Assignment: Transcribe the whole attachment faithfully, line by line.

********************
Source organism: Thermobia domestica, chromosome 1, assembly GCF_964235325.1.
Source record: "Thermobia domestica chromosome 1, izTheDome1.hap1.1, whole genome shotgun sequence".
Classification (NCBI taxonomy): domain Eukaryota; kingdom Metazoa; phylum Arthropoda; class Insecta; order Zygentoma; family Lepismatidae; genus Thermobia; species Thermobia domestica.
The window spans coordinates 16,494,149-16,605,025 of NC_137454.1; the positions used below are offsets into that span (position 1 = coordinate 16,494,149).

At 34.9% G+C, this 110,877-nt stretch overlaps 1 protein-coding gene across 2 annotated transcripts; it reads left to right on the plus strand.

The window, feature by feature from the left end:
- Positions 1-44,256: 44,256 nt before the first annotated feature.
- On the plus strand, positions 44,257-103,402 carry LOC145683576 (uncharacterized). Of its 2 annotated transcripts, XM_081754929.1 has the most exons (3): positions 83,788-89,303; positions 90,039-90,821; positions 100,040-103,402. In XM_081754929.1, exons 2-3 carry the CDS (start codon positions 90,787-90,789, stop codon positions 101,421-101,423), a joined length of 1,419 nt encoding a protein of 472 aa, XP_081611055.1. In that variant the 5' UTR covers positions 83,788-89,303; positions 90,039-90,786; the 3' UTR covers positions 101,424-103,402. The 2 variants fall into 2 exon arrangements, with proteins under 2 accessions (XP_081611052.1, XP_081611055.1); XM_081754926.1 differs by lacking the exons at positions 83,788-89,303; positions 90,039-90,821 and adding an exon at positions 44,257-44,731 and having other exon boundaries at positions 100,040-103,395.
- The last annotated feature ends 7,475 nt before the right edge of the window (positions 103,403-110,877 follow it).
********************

Source organism: Thermobia domestica, chromosome 1, assembly GCF_964235325.1.
Source record: "Thermobia domestica chromosome 1, izTheDome1.hap1.1, whole genome shotgun sequence".
Classification (NCBI taxonomy): domain Eukaryota; kingdom Metazoa; phylum Arthropoda; class Insecta; order Zygentoma; family Lepismatidae; genus Thermobia; species Thermobia domestica.
The window spans coordinates 16,494,149-16,605,025 of NC_137454.1; the positions used below are offsets into that span (position 1 = coordinate 16,494,149).

At 34.9% G+C, this 110,877-nt stretch overlaps 1 protein-coding gene across 2 annotated transcripts; it reads left to right on the plus strand.

The window, feature by feature from the left end:
- Positions 1-44,256: 44,256 nt before the first annotated feature.
- On the plus strand, positions 44,257-103,402 carry LOC145683576 (uncharacterized). Of its 2 annotated transcripts, XM_081754929.1 has the most exons (3): positions 83,788-89,303; positions 90,039-90,821; positions 100,040-103,402. In XM_081754929.1, exons 2-3 carry the CDS (start codon positions 90,787-90,789, stop codon positions 101,421-101,423), a joined length of 1,419 nt encoding a protein of 472 aa, XP_081611055.1. In that variant the 5' UTR covers positions 83,788-89,303; positions 90,039-90,786; the 3' UTR covers positions 101,424-103,402. The 2 variants fall into 2 exon arrangements, with proteins under 2 accessions (XP_081611052.1, XP_081611055.1); XM_081754926.1 differs by lacking the exons at positions 83,788-89,303; positions 90,039-90,821 and adding an exon at positions 44,257-44,731 and having other exon boundaries at positions 100,040-103,395.
- The last annotated feature ends 7,475 nt before the right edge of the window (positions 103,403-110,877 follow it).